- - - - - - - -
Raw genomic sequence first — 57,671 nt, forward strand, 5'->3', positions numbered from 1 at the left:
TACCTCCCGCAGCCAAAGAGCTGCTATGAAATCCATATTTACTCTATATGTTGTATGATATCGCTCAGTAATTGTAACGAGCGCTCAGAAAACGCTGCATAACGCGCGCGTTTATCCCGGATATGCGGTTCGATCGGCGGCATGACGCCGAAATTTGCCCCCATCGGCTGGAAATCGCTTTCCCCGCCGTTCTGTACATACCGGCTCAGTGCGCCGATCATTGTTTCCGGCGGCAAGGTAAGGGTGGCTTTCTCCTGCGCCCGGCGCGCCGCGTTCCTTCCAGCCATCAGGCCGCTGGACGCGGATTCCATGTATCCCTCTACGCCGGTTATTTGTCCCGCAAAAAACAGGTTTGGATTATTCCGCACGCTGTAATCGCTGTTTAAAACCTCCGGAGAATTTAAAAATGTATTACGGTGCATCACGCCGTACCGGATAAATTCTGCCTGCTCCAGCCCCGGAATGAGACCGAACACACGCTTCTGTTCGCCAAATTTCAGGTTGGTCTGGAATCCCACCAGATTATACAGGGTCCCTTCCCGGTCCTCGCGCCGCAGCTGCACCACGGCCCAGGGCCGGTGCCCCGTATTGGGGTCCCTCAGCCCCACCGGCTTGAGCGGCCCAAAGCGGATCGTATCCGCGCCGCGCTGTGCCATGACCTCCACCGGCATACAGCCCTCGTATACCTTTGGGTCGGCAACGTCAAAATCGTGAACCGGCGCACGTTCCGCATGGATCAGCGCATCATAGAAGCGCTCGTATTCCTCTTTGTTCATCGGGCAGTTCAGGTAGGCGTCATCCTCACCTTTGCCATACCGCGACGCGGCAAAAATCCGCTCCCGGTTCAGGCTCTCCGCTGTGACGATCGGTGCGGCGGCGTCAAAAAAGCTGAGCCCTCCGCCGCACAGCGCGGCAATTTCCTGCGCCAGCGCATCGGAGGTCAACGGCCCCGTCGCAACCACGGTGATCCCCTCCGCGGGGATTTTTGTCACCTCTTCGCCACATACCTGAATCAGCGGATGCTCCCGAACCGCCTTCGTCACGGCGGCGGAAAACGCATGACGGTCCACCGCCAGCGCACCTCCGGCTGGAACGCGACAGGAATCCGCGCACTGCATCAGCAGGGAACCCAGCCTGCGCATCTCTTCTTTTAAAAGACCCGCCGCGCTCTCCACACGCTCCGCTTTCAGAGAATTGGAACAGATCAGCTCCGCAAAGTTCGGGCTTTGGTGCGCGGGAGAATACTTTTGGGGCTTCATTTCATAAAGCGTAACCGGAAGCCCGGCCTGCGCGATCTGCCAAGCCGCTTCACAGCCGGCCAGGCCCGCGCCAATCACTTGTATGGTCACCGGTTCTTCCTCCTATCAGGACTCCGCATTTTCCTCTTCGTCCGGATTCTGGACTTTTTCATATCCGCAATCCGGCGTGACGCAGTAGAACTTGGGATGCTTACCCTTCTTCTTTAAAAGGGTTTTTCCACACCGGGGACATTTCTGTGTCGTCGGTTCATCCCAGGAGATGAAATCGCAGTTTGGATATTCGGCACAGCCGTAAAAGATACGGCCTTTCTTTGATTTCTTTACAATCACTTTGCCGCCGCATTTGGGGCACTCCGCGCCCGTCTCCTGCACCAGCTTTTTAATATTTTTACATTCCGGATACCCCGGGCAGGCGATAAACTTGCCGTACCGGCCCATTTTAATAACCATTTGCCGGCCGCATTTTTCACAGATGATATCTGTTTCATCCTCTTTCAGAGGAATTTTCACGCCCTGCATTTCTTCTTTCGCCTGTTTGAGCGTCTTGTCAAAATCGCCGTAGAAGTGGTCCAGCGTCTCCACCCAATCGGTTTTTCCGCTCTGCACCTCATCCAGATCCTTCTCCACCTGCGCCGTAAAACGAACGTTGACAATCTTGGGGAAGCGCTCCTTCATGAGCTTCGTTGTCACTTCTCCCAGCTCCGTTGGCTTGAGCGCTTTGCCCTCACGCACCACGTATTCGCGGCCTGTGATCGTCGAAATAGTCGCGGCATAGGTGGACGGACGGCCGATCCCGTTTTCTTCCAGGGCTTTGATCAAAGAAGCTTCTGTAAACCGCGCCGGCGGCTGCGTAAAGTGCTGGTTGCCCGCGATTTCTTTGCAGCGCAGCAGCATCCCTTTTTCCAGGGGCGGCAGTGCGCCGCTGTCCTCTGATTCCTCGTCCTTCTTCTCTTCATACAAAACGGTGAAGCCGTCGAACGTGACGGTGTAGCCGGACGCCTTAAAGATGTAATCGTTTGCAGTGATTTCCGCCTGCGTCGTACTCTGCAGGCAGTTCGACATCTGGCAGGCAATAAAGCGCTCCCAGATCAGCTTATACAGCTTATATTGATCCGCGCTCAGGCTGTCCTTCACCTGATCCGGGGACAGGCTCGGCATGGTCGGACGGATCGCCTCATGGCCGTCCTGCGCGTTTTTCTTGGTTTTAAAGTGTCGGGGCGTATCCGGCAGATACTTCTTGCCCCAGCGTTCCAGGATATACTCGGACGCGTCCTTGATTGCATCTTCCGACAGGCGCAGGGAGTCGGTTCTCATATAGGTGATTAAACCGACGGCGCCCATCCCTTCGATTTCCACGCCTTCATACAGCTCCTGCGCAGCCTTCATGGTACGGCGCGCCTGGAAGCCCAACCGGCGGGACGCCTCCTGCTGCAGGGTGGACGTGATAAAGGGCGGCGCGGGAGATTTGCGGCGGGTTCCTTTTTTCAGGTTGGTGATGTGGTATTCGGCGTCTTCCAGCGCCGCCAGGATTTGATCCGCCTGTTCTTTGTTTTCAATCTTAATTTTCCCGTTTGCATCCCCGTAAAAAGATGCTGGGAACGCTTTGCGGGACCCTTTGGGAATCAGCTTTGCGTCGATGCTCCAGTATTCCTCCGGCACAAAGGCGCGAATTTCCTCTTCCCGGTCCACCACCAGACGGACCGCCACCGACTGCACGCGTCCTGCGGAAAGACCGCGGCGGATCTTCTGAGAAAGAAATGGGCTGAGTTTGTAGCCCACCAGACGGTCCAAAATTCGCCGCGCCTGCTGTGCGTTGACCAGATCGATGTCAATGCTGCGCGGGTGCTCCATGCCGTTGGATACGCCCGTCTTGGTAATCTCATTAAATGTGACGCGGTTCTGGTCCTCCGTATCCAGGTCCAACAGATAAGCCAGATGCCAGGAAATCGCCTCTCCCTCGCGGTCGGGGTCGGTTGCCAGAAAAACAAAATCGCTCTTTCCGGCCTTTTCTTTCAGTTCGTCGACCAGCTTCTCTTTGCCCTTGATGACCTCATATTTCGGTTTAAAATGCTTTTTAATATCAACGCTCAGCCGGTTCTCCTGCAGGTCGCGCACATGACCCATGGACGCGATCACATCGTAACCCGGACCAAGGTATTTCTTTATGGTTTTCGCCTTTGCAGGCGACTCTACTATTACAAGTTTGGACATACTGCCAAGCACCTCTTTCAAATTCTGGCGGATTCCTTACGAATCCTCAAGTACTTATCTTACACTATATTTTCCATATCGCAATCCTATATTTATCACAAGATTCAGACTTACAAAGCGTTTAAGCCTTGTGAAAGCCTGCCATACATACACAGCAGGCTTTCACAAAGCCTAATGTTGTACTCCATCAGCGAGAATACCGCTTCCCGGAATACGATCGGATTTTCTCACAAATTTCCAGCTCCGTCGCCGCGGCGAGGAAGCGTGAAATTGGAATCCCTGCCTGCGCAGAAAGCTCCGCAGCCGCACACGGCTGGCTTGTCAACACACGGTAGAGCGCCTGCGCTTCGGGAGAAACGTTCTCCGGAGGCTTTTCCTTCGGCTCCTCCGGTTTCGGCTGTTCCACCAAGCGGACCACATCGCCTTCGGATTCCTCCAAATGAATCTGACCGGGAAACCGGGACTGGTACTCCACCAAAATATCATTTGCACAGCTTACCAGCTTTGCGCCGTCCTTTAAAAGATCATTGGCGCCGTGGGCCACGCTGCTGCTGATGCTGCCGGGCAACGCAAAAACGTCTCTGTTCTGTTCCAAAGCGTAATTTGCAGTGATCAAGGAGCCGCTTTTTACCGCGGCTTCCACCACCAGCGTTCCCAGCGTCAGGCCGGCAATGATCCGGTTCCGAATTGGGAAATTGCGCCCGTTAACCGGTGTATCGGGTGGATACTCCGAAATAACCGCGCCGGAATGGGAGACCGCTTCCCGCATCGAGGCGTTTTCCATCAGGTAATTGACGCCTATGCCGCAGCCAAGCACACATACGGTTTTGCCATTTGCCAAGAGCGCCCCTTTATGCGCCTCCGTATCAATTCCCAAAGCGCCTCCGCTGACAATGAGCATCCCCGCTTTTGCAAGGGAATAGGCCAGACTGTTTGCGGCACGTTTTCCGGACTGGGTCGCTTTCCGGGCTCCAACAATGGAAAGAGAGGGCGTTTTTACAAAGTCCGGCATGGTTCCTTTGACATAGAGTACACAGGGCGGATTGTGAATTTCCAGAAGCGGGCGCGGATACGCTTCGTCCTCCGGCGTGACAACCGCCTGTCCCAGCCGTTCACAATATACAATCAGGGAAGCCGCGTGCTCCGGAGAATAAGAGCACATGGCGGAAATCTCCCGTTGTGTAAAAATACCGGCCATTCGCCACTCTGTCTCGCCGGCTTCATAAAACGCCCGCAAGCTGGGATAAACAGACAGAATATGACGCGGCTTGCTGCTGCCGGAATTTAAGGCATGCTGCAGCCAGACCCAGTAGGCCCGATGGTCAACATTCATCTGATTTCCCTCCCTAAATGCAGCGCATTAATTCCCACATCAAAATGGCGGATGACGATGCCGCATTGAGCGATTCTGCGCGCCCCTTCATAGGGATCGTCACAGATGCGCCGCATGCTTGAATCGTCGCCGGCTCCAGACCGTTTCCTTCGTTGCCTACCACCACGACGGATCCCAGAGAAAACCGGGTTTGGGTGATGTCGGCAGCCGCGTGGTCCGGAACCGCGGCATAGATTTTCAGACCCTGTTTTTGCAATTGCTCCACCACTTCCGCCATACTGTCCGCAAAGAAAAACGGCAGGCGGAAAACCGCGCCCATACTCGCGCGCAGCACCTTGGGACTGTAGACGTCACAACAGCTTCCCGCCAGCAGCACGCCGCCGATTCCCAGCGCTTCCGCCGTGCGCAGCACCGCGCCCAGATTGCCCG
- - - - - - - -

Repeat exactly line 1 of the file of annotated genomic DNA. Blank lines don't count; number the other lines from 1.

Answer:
Raw genomic sequence first — 57,671 nt, forward strand, 5'->3', positions numbered from 1 at the left: